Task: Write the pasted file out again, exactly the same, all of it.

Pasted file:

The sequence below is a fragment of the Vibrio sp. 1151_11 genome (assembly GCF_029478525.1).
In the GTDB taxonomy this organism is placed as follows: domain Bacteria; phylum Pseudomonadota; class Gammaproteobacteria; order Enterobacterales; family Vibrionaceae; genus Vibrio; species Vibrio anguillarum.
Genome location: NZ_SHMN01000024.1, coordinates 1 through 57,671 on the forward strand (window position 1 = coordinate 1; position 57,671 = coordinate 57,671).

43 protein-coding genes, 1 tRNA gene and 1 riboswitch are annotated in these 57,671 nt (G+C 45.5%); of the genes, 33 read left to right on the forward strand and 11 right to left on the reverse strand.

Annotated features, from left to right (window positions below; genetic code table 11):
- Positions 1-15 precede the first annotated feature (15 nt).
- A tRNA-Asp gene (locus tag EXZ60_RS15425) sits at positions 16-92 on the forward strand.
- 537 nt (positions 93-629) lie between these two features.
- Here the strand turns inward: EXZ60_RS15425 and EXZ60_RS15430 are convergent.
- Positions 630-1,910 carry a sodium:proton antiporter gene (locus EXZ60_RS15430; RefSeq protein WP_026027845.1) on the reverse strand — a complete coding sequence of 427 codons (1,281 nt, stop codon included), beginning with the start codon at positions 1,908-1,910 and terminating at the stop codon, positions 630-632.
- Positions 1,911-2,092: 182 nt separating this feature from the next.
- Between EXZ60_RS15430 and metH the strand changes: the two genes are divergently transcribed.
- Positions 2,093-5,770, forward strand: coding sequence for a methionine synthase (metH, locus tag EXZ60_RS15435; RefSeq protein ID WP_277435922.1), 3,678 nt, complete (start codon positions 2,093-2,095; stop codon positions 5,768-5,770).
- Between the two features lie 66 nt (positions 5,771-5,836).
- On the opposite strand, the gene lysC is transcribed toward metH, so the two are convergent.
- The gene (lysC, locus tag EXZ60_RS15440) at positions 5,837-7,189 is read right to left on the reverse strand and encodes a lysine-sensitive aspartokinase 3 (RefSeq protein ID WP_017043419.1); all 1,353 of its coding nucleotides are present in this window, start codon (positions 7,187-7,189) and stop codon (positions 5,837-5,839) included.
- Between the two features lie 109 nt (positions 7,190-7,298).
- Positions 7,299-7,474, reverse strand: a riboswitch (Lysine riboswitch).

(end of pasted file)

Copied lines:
The sequence below is a fragment of the Vibrio sp. 1151_11 genome (assembly GCF_029478525.1).
In the GTDB taxonomy this organism is placed as follows: domain Bacteria; phylum Pseudomonadota; class Gammaproteobacteria; order Enterobacterales; family Vibrionaceae; genus Vibrio; species Vibrio anguillarum.
Genome location: NZ_SHMN01000024.1, coordinates 1 through 57,671 on the forward strand (window position 1 = coordinate 1; position 57,671 = coordinate 57,671).

43 protein-coding genes, 1 tRNA gene and 1 riboswitch are annotated in these 57,671 nt (G+C 45.5%); of the genes, 33 read left to right on the forward strand and 11 right to left on the reverse strand.

Annotated features, from left to right (window positions below; genetic code table 11):
- Positions 1-15 precede the first annotated feature (15 nt).
- A tRNA-Asp gene (locus tag EXZ60_RS15425) sits at positions 16-92 on the forward strand.
- 537 nt (positions 93-629) lie between these two features.
- Here the strand turns inward: EXZ60_RS15425 and EXZ60_RS15430 are convergent.
- Positions 630-1,910 carry a sodium:proton antiporter gene (locus EXZ60_RS15430; RefSeq protein WP_026027845.1) on the reverse strand — a complete coding sequence of 427 codons (1,281 nt, stop codon included), beginning with the start codon at positions 1,908-1,910 and terminating at the stop codon, positions 630-632.
- Positions 1,911-2,092: 182 nt separating this feature from the next.
- Between EXZ60_RS15430 and metH the strand changes: the two genes are divergently transcribed.
- Positions 2,093-5,770, forward strand: coding sequence for a methionine synthase (metH, locus tag EXZ60_RS15435; RefSeq protein ID WP_277435922.1), 3,678 nt, complete (start codon positions 2,093-2,095; stop codon positions 5,768-5,770).
- Between the two features lie 66 nt (positions 5,771-5,836).
- On the opposite strand, the gene lysC is transcribed toward metH, so the two are convergent.
- The gene (lysC, locus tag EXZ60_RS15440) at positions 5,837-7,189 is read right to left on the reverse strand and encodes a lysine-sensitive aspartokinase 3 (RefSeq protein ID WP_017043419.1); all 1,353 of its coding nucleotides are present in this window, start codon (positions 7,187-7,189) and stop codon (positions 5,837-5,839) included.
- Between the two features lie 109 nt (positions 7,190-7,298).
- Positions 7,299-7,474, reverse strand: a riboswitch (Lysine riboswitch).